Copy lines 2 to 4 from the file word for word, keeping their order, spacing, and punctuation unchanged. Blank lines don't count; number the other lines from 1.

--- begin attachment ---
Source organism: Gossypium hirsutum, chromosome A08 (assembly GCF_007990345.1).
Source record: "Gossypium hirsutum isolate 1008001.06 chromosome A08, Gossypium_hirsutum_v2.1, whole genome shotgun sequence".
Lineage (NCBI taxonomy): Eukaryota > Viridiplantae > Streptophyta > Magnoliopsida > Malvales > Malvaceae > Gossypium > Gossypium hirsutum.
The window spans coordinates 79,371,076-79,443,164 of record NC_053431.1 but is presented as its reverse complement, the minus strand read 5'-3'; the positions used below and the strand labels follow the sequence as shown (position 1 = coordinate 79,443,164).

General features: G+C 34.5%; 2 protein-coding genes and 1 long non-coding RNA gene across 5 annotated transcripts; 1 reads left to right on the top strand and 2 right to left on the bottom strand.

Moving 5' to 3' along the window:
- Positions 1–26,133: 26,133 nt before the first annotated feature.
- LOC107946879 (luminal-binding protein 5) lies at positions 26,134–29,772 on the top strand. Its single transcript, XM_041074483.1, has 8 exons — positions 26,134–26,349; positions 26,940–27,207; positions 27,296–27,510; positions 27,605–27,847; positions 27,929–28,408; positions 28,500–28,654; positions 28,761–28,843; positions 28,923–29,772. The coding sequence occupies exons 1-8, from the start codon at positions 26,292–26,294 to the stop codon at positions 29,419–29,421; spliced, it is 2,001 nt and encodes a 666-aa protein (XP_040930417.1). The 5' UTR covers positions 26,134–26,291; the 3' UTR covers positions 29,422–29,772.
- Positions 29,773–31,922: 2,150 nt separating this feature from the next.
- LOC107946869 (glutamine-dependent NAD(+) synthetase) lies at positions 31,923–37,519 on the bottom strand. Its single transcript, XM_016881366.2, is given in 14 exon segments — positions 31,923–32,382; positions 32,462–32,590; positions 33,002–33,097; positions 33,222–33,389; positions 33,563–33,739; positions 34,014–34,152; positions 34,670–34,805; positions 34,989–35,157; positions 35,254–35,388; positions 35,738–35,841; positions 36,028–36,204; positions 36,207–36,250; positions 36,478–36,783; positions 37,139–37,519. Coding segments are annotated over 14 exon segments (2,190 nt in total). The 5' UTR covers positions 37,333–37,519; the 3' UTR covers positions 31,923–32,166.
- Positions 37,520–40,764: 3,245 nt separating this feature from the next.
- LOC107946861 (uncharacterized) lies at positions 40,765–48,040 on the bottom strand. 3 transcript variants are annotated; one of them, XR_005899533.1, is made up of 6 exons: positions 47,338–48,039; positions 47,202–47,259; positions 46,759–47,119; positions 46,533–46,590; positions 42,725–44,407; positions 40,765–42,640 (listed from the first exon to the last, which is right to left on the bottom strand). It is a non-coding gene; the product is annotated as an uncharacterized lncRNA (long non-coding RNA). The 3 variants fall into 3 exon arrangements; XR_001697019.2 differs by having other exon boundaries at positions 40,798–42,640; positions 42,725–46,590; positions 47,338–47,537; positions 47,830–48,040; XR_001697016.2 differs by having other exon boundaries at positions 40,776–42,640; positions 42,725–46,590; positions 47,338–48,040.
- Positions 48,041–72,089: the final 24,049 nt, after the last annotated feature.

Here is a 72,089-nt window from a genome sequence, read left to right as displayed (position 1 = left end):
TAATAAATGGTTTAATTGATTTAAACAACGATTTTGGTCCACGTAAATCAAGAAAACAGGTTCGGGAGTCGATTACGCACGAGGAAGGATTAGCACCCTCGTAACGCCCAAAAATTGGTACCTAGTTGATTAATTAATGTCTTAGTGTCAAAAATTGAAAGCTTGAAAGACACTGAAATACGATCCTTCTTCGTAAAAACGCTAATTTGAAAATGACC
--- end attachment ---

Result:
Source record: "Gossypium hirsutum isolate 1008001.06 chromosome A08, Gossypium_hirsutum_v2.1, whole genome shotgun sequence".
Lineage (NCBI taxonomy): Eukaryota > Viridiplantae > Streptophyta > Magnoliopsida > Malvales > Malvaceae > Gossypium > Gossypium hirsutum.
The window spans coordinates 79,371,076-79,443,164 of record NC_053431.1 but is presented as its reverse complement, the minus strand read 5'-3'; the positions used below and the strand labels follow the sequence as shown (position 1 = coordinate 79,443,164).